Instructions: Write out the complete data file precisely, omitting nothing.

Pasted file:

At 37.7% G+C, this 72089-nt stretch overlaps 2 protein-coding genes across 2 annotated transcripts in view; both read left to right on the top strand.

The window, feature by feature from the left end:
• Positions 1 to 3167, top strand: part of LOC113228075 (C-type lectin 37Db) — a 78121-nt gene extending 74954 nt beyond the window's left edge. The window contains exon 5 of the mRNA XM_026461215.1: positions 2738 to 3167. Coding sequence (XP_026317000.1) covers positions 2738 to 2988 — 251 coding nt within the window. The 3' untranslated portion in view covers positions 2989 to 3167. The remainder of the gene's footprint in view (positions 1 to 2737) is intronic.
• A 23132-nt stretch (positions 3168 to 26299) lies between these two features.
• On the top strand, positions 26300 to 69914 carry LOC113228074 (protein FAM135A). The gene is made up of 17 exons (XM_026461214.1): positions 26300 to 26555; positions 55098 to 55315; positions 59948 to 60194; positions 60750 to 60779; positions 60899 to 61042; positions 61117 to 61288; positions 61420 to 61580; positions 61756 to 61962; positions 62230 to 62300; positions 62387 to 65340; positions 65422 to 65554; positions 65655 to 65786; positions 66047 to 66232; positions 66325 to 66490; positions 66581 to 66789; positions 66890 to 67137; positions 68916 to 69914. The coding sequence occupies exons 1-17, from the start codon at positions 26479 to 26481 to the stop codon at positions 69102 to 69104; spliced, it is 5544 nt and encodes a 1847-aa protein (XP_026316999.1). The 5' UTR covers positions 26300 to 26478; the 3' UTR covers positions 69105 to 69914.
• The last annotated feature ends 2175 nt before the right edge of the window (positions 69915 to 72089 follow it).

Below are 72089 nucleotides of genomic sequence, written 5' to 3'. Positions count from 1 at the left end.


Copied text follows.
At 37.7% G+C, this 72089-nt stretch overlaps 2 protein-coding genes across 2 annotated transcripts in view; both read left to right on the top strand.

The window, feature by feature from the left end:
• Positions 1 to 3167, top strand: part of LOC113228075 (C-type lectin 37Db) — a 78121-nt gene extending 74954 nt beyond the window's left edge. The window contains exon 5 of the mRNA XM_026461215.1: positions 2738 to 3167. Coding sequence (XP_026317000.1) covers positions 2738 to 2988 — 251 coding nt within the window. The 3' untranslated portion in view covers positions 2989 to 3167. The remainder of the gene's footprint in view (positions 1 to 2737) is intronic.
• A 23132-nt stretch (positions 3168 to 26299) lies between these two features.
• On the top strand, positions 26300 to 69914 carry LOC113228074 (protein FAM135A). The gene is made up of 17 exons (XM_026461214.1): positions 26300 to 26555; positions 55098 to 55315; positions 59948 to 60194; positions 60750 to 60779; positions 60899 to 61042; positions 61117 to 61288; positions 61420 to 61580; positions 61756 to 61962; positions 62230 to 62300; positions 62387 to 65340; positions 65422 to 65554; positions 65655 to 65786; positions 66047 to 66232; positions 66325 to 66490; positions 66581 to 66789; positions 66890 to 67137; positions 68916 to 69914. The coding sequence occupies exons 1-17, from the start codon at positions 26479 to 26481 to the stop codon at positions 69102 to 69104; spliced, it is 5544 nt and encodes a 1847-aa protein (XP_026316999.1). The 5' UTR covers positions 26300 to 26478; the 3' UTR covers positions 69105 to 69914.
• The last annotated feature ends 2175 nt before the right edge of the window (positions 69915 to 72089 follow it).

Below are 72089 nucleotides of genomic sequence, written 5' to 3'. Positions count from 1 at the left end.